Parking alternatives to be considered in downtown Lake Orion in 2020

By Megan Kelley

Review Writer

Parking discussions are a common occurrence in downtown Lake Orion.

Now, with the addition of four brand new restaurants (Oat Soda, Anita’s Kitchen, Bitter Toms and 313 Pizza Bar), parking troubles are not expected to subside anytime soon.

In the spring of 2018, the Downtown Development Authority added 30 more parking spots to their 641 public and shared use spots. In addition to these spaces, the DDA has since purchased properties on Slater St. with plans to create a parking lot with space for 40 cars. However, currently the lot on Slater St. is designated as an employee only lot, explained DDA executive director Molly Lalone.

With these additions the total number of public and shared use parking spaces in the village is 711. But can that number accommodate the growing businesses?

In total, Oat Soda, Anita’s Kitchen, Bitter Tom’s and 313 Pizza can seat nearly 483 patrons, discluding the patio where they plan to seat, at minimum an additional 54 patrons.

Should these businesses increase foot traffic in the downtown, it’s incredibly possible that patrons and residents will see an influx of parking related issues.

This year, the DDA board has again made parking a priority for the downtown area, Lalone said.

In a town like downtown Lake Orion, there are alternatives as well as developers who have expressed interest in building structures such as parking garages.

“We’re a little bit landlocked,” Lalone said. “We’re looking at alternatives in addition to whether or not there is any place to develop. But really, alternatives are going to be a better match for us right now I think because our parking is stressed a certain time of week…so in a case like that, what can we do during that time what can we do to relieve the stress?”

These alternatives include but are not limited to: valet parking, pay-to-park, utilizing NOTA and parking structures.

Valet Parking

“We have a lot of traffic Thursday, Friday and Saturday, our nightlife is thriving right now,” Lalone said. “So we’re considering a valet parking situation and we would probably utilize the Slater (St.) parking lot for the valet parking.”

Valet parking was previously discussed among the DDA board on Jan. 14 where several board members voice opposition to the DDA paying for the implementation of valet parking.

“We’re just beginning that whole process. In other communities, customers pay for it,” said Lalone. “In a situation like that, we know that customers are paying for it, we also know that restaurants are welcome to validate/reimburse somebody for their parking or give them a discount. My opinion is that we want to kind of work that stuff out organically. We need to have it simple. You know, who is paying for it? The customer. The customer that doesn’t want to search for a parking spot.”


“The parking ADHoc committee from the village has had a continuing dialogue about paid-for-parking,” Lalone said. “There is kind of an agreement that we need to take our time and make sure that we understand what our goals and objectives are for that parking and also that we not institute it right before construction on M-24 so that is not something that we are considering implementing this year.”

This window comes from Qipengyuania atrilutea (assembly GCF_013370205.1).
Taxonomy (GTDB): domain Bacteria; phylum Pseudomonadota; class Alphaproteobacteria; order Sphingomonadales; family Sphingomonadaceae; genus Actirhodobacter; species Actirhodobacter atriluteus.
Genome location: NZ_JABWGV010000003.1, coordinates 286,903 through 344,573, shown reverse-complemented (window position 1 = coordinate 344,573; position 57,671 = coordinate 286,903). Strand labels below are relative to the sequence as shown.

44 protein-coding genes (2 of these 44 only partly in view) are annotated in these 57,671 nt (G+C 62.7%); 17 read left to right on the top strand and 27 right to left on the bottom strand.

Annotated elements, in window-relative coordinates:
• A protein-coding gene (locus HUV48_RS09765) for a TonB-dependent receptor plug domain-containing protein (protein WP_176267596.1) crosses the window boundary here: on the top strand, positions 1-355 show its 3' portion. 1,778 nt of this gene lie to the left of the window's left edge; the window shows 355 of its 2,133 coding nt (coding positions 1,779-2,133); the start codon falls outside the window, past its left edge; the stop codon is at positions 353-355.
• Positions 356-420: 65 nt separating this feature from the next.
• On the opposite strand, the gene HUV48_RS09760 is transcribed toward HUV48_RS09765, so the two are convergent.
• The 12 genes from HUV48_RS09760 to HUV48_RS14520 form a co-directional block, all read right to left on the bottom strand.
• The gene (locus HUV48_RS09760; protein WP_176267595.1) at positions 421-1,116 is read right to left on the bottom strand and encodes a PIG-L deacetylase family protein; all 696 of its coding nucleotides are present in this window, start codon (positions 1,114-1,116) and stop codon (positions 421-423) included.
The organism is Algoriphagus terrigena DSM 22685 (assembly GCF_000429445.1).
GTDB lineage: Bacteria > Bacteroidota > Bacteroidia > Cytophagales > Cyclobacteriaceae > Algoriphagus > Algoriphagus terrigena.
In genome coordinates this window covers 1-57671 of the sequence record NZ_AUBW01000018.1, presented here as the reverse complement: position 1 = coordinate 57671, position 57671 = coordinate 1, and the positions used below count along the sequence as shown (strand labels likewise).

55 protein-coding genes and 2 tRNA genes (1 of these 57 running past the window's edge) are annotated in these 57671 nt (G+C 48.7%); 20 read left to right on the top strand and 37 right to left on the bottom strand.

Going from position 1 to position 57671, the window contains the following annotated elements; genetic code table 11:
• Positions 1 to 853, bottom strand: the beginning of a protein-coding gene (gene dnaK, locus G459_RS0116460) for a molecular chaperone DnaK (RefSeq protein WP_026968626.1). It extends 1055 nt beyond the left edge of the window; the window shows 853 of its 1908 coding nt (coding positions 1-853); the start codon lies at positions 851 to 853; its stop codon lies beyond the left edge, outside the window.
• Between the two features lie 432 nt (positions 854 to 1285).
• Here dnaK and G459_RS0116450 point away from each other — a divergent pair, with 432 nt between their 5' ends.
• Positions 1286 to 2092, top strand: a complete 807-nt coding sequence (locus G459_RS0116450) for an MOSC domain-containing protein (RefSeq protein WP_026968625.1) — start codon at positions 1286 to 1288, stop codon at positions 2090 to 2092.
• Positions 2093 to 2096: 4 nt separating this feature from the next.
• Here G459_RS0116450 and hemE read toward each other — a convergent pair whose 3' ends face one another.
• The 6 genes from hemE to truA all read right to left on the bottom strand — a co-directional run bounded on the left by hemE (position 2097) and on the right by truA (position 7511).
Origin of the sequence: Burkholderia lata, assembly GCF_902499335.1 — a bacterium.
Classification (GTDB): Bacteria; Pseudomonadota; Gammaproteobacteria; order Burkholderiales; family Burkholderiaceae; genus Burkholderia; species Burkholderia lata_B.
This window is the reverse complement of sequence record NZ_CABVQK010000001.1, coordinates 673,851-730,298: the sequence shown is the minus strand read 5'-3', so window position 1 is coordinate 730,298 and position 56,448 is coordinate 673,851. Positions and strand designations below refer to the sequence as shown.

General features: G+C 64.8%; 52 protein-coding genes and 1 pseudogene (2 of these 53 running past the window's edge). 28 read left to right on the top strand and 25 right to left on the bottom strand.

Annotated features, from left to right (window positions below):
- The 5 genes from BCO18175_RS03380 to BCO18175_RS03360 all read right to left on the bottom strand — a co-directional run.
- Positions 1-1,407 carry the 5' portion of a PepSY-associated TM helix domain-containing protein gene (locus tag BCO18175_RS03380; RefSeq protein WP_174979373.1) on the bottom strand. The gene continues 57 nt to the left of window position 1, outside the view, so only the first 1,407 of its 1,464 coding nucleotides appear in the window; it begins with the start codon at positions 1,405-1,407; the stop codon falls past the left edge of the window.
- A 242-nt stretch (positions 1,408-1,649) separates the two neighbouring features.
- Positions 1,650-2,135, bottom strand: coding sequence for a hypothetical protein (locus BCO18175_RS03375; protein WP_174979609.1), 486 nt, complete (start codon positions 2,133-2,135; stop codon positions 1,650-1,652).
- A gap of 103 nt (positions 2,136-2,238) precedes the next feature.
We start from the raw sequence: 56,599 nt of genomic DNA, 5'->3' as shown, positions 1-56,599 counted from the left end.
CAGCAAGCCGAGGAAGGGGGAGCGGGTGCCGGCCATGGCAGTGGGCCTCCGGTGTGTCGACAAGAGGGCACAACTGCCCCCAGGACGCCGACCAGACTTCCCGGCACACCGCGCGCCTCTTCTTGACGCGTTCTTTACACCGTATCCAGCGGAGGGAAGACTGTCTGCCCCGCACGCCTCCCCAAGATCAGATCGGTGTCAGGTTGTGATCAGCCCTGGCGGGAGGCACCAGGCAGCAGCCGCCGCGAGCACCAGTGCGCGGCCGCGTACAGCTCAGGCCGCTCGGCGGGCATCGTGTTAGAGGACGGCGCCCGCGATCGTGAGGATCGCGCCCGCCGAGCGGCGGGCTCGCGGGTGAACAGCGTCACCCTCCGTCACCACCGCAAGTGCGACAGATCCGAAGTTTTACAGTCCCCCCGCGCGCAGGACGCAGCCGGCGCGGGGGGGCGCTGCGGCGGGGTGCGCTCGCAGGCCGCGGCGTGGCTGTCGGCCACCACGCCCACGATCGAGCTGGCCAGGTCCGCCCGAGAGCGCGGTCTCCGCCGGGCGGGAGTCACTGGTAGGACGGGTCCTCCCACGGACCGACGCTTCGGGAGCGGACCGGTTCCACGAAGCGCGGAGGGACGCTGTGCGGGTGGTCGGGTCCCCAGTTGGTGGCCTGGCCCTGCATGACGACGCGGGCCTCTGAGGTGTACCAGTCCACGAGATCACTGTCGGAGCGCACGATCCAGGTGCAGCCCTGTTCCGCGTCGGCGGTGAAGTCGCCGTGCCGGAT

The Parking AdHoc committee has however discussed placing parking meters at each of the four designated 15-minute parking spaces, Lalone explained.

Pay-to-park however comes with it’s own list of pros and cons.

“One of the pros of having a pay-to-park plan is that there’s revenue coming in to help maintain and develop parking. It also helps to manage traffic flow,” said Lalone. “The downside is perception that a customer shouldn’t have to pay. So sometimes customers will say, ‘well this town wants me to pay and this town doesn’t’ so they make a choice based on the paid parking.”

In addition to this, another positive for paid parking could also be the possibility of extending the 2-hour time limit on street parking.


During the DDA board’s special meeting, the idea of installing a NOTA bus stop in both downtown Lake Orion and downtown Oxford was brought up.

However, several board members voiced disinterest.

Because this is a fresh idea, there are still several unanswered questions such as what it would cost to put a NOTA stop in the downtown.

“I think that that’s the concern. That it would be very pricey,” LaLone explained. “In the past when we looked at them it’s been up to $60,000 a year which, seems unreasonable especially when we do not know how much it will be used.”

Currently, downtown Lake Orion does not offer any sort of public transportation.

“That’s why it continues to be on the table because the more ways you offer citizens a way to get into downtown the better it is,” said Lalone. “At the moment we’re looking at a situation where the driving is going to be hampered slightly because of the construction.”

Parking Structure

According to Lalone, building a parking garage would run the village/DDA around $5 million.

However, there has been discussion from private investors that have expressed interest in building one.

“It’s complicated because the revenue generated in a parking garage situation doesn’t really cover the cost of the parking lot,” Lalone said. “So we have a private investor investing and trying to get his money back, he’s never going to get his money back, we’re never going to get any money built up from the revenue because it’s his revenue not ours so when it’s time for us to buy the parking lot we won’t even be able to do it because there hasn’t been any revenue to build up funds for it plus every 20-years you have to do quite a bit of maintenance to a parking garage so it’s complicated…I just don’t feel we’re at the threshold of need, that that kind of investment is what we have to do.”


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